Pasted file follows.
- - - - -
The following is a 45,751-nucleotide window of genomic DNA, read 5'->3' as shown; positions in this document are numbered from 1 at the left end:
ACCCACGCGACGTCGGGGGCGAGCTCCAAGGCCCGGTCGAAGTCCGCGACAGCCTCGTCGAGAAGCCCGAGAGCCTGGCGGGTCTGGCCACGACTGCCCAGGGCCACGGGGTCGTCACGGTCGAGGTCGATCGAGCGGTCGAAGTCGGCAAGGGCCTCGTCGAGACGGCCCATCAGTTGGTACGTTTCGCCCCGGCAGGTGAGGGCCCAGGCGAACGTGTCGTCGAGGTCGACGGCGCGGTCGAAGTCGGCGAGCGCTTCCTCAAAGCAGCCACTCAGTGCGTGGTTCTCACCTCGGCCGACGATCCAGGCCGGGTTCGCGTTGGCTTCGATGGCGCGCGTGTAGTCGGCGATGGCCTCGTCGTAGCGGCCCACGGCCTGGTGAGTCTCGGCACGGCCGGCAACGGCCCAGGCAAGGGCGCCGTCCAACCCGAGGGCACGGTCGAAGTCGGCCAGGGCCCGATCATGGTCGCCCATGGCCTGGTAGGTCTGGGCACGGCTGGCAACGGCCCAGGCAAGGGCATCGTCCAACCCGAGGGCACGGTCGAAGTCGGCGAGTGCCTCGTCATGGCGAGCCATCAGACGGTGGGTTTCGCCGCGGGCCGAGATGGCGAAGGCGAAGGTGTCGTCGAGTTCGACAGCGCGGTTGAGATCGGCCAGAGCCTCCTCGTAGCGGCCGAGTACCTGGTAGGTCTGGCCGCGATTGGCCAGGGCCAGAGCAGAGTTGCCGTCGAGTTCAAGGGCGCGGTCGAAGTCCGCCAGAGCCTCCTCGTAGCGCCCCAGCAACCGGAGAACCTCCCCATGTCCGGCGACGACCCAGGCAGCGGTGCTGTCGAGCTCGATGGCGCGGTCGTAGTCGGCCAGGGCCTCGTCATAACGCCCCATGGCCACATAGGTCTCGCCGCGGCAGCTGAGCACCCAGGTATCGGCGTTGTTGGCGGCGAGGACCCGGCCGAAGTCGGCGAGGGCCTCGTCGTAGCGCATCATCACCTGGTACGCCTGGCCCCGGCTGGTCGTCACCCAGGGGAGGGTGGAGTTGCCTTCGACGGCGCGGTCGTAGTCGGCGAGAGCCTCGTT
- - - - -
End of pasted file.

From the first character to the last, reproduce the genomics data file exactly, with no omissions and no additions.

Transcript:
The following is a 45,751-nucleotide window of genomic DNA, read 5'->3' as shown; positions in this document are numbered from 1 at the left end:
ACCCACGCGACGTCGGGGGCGAGCTCCAAGGCCCGGTCGAAGTCCGCGACAGCCTCGTCGAGAAGCCCGAGAGCCTGGCGGGTCTGGCCACGACTGCCCAGGGCCACGGGGTCGTCACGGTCGAGGTCGATCGAGCGGTCGAAGTCGGCAAGGGCCTCGTCGAGACGGCCCATCAGTTGGTACGTTTCGCCCCGGCAGGTGAGGGCCCAGGCGAACGTGTCGTCGAGGTCGACGGCGCGGTCGAAGTCGGCGAGCGCTTCCTCAAAGCAGCCACTCAGTGCGTGGTTCTCACCTCGGCCGACGATCCAGGCCGGGTTCGCGTTGGCTTCGATGGCGCGCGTGTAGTCGGCGATGGCCTCGTCGTAGCGGCCCACGGCCTGGTGAGTCTCGGCACGGCCGGCAACGGCCCAGGCAAGGGCGCCGTCCAACCCGAGGGCACGGTCGAAGTCGGCCAGGGCCCGATCATGGTCGCCCATGGCCTGGTAGGTCTGGGCACGGCTGGCAACGGCCCAGGCAAGGGCATCGTCCAACCCGAGGGCACGGTCGAAGTCGGCGAGTGCCTCGTCATGGCGAGCCATCAGACGGTGGGTTTCGCCGCGGGCCGAGATGGCGAAGGCGAAGGTGTCGTCGAGTTCGACAGCGCGGTTGAGATCGGCCAGAGCCTCCTCGTAGCGGCCGAGTACCTGGTAGGTCTGGCCGCGATTGGCCAGGGCCAGAGCAGAGTTGCCGTCGAGTTCAAGGGCGCGGTCGAAGTCCGCCAGAGCCTCCTCGTAGCGCCCCAGCAACCGGAGAACCTCCCCATGTCCGGCGACGACCCAGGCAGCGGTGCTGTCGAGCTCGATGGCGCGGTCGTAGTCGGCCAGGGCCTCGTCATAACGCCCCATGGCCACATAGGTCTCGCCGCGGCAGCTGAGCACCCAGGTATCGGCGTTGTTGGCGGCGAGGACCCGGCCGAAGTCGGCGAGGGCCTCGTCGTAGCGCATCATCACCTGGTACGCCTGGCCCCGGCTGGTCGTCACCCAGGGGAGGGTGGAGTTGCCTTCGACGGCGCGGTCGTAGTCGGCGAGAGCCTCGTT